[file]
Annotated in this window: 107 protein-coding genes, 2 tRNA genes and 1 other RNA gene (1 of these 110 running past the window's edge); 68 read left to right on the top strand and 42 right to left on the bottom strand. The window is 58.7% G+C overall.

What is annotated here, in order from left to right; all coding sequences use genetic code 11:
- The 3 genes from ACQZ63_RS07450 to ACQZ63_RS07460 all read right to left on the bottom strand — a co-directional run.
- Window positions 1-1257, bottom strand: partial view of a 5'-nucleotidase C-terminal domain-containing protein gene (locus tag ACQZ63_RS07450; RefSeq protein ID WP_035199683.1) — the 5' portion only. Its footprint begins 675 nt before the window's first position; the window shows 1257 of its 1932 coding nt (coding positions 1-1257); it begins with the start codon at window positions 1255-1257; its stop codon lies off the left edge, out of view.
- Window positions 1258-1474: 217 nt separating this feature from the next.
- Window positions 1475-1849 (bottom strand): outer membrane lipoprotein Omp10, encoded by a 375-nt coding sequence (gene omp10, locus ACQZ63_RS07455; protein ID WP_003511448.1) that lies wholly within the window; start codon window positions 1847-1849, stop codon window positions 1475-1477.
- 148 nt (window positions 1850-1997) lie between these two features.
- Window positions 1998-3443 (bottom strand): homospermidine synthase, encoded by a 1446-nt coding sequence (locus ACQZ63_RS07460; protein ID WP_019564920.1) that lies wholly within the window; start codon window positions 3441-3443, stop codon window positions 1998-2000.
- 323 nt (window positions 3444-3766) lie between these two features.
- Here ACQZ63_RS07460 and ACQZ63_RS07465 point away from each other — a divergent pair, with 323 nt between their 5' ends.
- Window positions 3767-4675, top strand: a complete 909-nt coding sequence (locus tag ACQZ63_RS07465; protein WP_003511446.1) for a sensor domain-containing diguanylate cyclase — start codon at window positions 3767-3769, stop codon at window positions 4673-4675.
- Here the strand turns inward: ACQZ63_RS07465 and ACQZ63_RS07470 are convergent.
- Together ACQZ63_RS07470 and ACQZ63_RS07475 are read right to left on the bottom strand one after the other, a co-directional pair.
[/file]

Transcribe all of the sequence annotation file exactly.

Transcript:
Annotated in this window: 107 protein-coding genes, 2 tRNA genes and 1 other RNA gene (1 of these 110 running past the window's edge); 68 read left to right on the top strand and 42 right to left on the bottom strand. The window is 58.7% G+C overall.

What is annotated here, in order from left to right; all coding sequences use genetic code 11:
- The 3 genes from ACQZ63_RS07450 to ACQZ63_RS07460 all read right to left on the bottom strand — a co-directional run.
- Window positions 1-1257, bottom strand: partial view of a 5'-nucleotidase C-terminal domain-containing protein gene (locus tag ACQZ63_RS07450; RefSeq protein ID WP_035199683.1) — the 5' portion only. Its footprint begins 675 nt before the window's first position; the window shows 1257 of its 1932 coding nt (coding positions 1-1257); it begins with the start codon at window positions 1255-1257; its stop codon lies off the left edge, out of view.
- Window positions 1258-1474: 217 nt separating this feature from the next.
- Window positions 1475-1849 (bottom strand): outer membrane lipoprotein Omp10, encoded by a 375-nt coding sequence (gene omp10, locus ACQZ63_RS07455; protein ID WP_003511448.1) that lies wholly within the window; start codon window positions 1847-1849, stop codon window positions 1475-1477.
- 148 nt (window positions 1850-1997) lie between these two features.
- Window positions 1998-3443 (bottom strand): homospermidine synthase, encoded by a 1446-nt coding sequence (locus ACQZ63_RS07460; protein ID WP_019564920.1) that lies wholly within the window; start codon window positions 3441-3443, stop codon window positions 1998-2000.
- 323 nt (window positions 3444-3766) lie between these two features.
- Here ACQZ63_RS07460 and ACQZ63_RS07465 point away from each other — a divergent pair, with 323 nt between their 5' ends.
- Window positions 3767-4675, top strand: a complete 909-nt coding sequence (locus tag ACQZ63_RS07465; protein WP_003511446.1) for a sensor domain-containing diguanylate cyclase — start codon at window positions 3767-3769, stop codon at window positions 4673-4675.
- Here the strand turns inward: ACQZ63_RS07465 and ACQZ63_RS07470 are convergent.
- Together ACQZ63_RS07470 and ACQZ63_RS07475 are read right to left on the bottom strand one after the other, a co-directional pair.